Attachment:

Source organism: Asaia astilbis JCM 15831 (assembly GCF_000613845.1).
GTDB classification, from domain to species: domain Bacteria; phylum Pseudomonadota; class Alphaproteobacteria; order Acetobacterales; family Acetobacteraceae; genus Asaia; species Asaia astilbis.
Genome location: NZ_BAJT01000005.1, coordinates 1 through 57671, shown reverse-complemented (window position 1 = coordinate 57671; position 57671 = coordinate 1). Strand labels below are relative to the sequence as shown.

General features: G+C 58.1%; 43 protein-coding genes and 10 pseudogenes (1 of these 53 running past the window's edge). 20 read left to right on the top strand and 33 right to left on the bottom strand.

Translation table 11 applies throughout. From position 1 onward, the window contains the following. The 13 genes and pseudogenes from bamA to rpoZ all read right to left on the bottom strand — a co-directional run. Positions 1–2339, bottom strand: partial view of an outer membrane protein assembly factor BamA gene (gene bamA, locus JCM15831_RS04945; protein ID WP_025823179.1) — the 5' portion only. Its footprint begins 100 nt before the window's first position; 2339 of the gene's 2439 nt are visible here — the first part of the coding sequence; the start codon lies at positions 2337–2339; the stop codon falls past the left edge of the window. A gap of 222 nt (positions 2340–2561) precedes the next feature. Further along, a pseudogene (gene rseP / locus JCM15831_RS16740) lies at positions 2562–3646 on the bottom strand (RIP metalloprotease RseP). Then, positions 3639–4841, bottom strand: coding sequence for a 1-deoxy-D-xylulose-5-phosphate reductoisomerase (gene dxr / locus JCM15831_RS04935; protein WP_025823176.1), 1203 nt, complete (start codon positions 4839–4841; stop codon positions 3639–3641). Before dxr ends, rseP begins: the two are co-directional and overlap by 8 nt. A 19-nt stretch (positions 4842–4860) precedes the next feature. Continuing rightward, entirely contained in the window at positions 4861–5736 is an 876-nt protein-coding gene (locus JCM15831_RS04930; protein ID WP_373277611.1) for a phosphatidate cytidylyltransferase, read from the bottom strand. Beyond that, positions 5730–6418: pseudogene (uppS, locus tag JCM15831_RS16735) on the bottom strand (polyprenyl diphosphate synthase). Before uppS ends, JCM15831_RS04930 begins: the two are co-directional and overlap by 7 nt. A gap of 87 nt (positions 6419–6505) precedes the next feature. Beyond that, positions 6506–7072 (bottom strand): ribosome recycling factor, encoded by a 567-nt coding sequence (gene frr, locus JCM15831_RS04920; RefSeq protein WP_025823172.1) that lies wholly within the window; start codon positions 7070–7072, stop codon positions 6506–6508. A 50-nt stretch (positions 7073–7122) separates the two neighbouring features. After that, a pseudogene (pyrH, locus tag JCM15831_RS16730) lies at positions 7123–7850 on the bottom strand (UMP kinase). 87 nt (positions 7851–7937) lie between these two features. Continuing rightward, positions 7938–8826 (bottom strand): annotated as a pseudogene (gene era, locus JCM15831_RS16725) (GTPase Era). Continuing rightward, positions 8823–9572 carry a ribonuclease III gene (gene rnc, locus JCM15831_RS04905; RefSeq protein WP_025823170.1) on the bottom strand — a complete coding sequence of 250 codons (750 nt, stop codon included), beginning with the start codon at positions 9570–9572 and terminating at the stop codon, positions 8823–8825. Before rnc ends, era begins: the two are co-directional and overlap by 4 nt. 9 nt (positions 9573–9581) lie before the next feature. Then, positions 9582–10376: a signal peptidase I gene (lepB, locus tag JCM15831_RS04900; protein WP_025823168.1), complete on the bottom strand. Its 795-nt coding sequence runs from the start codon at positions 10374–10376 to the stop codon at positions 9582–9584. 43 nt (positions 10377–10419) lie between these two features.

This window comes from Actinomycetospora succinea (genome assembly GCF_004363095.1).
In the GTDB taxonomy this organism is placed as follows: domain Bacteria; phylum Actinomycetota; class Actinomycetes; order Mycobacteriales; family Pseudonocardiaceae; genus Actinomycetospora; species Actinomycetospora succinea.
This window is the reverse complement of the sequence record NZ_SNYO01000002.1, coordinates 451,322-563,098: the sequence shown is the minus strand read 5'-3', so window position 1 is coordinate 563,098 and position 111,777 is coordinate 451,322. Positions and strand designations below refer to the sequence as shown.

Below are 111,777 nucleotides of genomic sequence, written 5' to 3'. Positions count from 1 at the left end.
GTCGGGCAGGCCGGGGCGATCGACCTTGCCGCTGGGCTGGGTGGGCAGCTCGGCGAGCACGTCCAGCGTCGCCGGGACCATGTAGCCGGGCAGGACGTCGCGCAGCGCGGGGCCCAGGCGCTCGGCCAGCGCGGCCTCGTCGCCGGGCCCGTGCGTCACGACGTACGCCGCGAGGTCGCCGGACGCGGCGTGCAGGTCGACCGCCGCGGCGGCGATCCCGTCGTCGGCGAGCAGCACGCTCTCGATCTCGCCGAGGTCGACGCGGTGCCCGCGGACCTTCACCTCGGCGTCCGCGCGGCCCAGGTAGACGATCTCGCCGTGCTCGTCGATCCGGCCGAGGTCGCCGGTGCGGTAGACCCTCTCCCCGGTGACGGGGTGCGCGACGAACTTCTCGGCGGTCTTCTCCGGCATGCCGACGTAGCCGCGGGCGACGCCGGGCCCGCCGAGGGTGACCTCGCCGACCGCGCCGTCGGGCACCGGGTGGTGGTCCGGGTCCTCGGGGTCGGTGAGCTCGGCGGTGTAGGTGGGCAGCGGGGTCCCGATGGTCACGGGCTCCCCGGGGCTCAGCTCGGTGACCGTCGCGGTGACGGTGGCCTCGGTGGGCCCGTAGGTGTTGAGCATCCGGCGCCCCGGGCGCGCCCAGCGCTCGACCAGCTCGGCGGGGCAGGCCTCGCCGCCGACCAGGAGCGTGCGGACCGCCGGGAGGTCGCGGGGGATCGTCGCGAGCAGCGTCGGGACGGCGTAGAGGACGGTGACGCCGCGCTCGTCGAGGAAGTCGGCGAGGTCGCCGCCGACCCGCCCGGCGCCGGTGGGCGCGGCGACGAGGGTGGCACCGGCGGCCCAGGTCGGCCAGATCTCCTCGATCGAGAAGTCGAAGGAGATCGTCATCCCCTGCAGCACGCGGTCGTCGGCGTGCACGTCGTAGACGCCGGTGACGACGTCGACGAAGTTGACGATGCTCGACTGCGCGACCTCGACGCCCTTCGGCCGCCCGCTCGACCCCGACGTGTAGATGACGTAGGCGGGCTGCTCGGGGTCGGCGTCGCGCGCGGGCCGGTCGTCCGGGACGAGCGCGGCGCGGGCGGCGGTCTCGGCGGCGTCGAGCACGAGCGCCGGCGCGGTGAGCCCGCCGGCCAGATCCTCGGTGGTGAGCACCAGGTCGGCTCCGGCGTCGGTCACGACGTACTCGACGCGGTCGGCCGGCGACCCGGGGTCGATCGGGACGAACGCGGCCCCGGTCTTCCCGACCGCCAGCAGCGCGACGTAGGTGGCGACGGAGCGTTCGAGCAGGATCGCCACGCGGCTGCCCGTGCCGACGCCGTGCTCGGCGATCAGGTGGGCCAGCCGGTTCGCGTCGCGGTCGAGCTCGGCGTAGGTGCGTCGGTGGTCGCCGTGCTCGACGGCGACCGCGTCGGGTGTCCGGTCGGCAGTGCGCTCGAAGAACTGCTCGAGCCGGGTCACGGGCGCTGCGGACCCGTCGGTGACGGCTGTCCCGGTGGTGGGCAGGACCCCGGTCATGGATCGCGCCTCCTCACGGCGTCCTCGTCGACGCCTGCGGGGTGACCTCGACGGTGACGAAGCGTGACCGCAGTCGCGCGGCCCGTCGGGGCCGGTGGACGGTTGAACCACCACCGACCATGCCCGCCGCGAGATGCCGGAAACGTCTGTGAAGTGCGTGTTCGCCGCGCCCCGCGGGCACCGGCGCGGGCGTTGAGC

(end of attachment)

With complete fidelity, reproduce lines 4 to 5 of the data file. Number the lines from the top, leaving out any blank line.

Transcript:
General features: G+C 58.1%; 43 protein-coding genes and 10 pseudogenes (1 of these 53 running past the window's edge). 20 read left to right on the top strand and 33 right to left on the bottom strand.

Translation table 11 applies throughout. From position 1 onward, the window contains the following. The 13 genes and pseudogenes from bamA to rpoZ all read right to left on the bottom strand — a co-directional run. Positions 1–2339, bottom strand: partial view of an outer membrane protein assembly factor BamA gene (gene bamA, locus JCM15831_RS04945; protein ID WP_025823179.1) — the 5' portion only. Its footprint begins 100 nt before the window's first position; 2339 of the gene's 2439 nt are visible here — the first part of the coding sequence; the start codon lies at positions 2337–2339; the stop codon falls past the left edge of the window. A gap of 222 nt (positions 2340–2561) precedes the next feature. Further along, a pseudogene (gene rseP / locus JCM15831_RS16740) lies at positions 2562–3646 on the bottom strand (RIP metalloprotease RseP). Then, positions 3639–4841, bottom strand: coding sequence for a 1-deoxy-D-xylulose-5-phosphate reductoisomerase (gene dxr / locus JCM15831_RS04935; protein WP_025823176.1), 1203 nt, complete (start codon positions 4839–4841; stop codon positions 3639–3641). Before dxr ends, rseP begins: the two are co-directional and overlap by 8 nt. A 19-nt stretch (positions 4842–4860) precedes the next feature. Continuing rightward, entirely contained in the window at positions 4861–5736 is an 876-nt protein-coding gene (locus JCM15831_RS04930; protein ID WP_373277611.1) for a phosphatidate cytidylyltransferase, read from the bottom strand. Beyond that, positions 5730–6418: pseudogene (uppS, locus tag JCM15831_RS16735) on the bottom strand (polyprenyl diphosphate synthase). Before uppS ends, JCM15831_RS04930 begins: the two are co-directional and overlap by 7 nt. A gap of 87 nt (positions 6419–6505) precedes the next feature. Beyond that, positions 6506–7072 (bottom strand): ribosome recycling factor, encoded by a 567-nt coding sequence (gene frr, locus JCM15831_RS04920; RefSeq protein WP_025823172.1) that lies wholly within the window; start codon positions 7070–7072, stop codon positions 6506–6508. A 50-nt stretch (positions 7073–7122) separates the two neighbouring features. After that, a pseudogene (pyrH, locus tag JCM15831_RS16730) lies at positions 7123–7850 on the bottom strand (UMP kinase). 87 nt (positions 7851–7937) lie between these two features. Continuing rightward, positions 7938–8826 (bottom strand): annotated as a pseudogene (gene era, locus JCM15831_RS16725) (GTPase Era). Continuing rightward, positions 8823–9572 carry a ribonuclease III gene (gene rnc, locus JCM15831_RS04905; RefSeq protein WP_025823170.1) on the bottom strand — a complete coding sequence of 250 codons (750 nt, stop codon included), beginning with the start codon at positions 9570–9572 and terminating at the stop codon, positions 8823–8825. Before rnc ends, era begins: the two are co-directional and overlap by 4 nt. 9 nt (positions 9573–9581) lie before the next feature. Then, positions 9582–10376: a signal peptidase I gene (lepB, locus tag JCM15831_RS04900; protein WP_025823168.1), complete on the bottom strand. Its 795-nt coding sequence runs from the start codon at positions 10374–10376 to the stop codon at positions 9582–9584. 43 nt (positions 10377–10419) lie between these two features.